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Wave form awnings and fabric panels add class to condos

Case Studies, Exteriors | November 1, 2009 | By:

A Miami upscale condominium carries classy details through to its car park

North Bay Village, Fla., is a handmade place from top to bottom. A three-island community created in Miami’s boom time of the 1940s, today North Bay Village is traversed by a major causeway across Biscayne Bay linking the manmade islands with Miami Beach on the Atlantic Ocean side of the Bay and mainland Miami. In the 1950s it became a popular hangout for such personalities as Frank Sinatra and Judy Garland.

More recently, Eloquence on the Bay, a tony 20-story waterfront condominium development, opened on the village’s Harbor Island (the other two islands are North Bay and Treasure—yes, that Treasure Island). Key to making the place stand out is a series of wave form awnings and fabric panels affixed to the condo’s five-story parking garage.

The architect for the project—Kobi Karp Architecture and Interior Design (KKAID), Miami, Fla., known for luxury hotels and condominiums in the south Florida area—found that these fabric elements softened an otherwise mundane concrete ramp attached to an elegant high-rise apartment building. Moreover, at night the awnings and fabric panels also prevent vehicle headlights in the car park from shining into dwellings across the street, ensuring a congenial relationship with the neighbors.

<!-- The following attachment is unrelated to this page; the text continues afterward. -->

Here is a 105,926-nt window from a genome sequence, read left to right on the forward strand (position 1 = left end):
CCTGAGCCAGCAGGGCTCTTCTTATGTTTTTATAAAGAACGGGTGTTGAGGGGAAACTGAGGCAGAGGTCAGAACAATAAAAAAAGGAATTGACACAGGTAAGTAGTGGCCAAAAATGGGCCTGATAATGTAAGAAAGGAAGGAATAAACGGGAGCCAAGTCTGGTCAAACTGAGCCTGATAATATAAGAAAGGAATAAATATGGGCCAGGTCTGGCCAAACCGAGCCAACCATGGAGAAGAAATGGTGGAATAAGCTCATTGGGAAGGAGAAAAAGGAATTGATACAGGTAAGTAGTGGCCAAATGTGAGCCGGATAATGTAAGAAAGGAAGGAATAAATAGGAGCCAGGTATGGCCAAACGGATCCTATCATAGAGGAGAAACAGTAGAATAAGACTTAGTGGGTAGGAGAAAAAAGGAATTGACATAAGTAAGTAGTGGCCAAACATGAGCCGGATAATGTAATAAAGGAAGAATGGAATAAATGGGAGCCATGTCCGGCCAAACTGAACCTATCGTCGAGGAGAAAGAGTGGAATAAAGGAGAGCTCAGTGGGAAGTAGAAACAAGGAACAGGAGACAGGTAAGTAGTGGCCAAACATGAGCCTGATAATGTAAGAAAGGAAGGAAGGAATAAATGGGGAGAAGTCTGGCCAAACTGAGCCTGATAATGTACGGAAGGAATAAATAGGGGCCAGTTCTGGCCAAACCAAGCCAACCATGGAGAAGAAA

KKAID worked closely with Miami Awning to coordinate the project from design concept to installation, allowing the fabricator to measure the parking structure even before the condominiums were fitted out to help keep the project on track. The architect’s use of the wave motif on the car park façade directs the eye toward the entrance of the condo.

Twenty-six stretched fabric panels and 32 awnings were mounted on frames composed of steel sections. The frames were attached to channels mounted in the shop to speed installation on-site.

Miami Awning worked hard to standardize the number of radii in the architect’s original designs, reducing them to four to simplify construction and to control costs, as well as engineered everything to meet Florida’s stringent coastal building codes. The project opened on schedule and units have sold at a steady pace, despite a suppressed real estate market.

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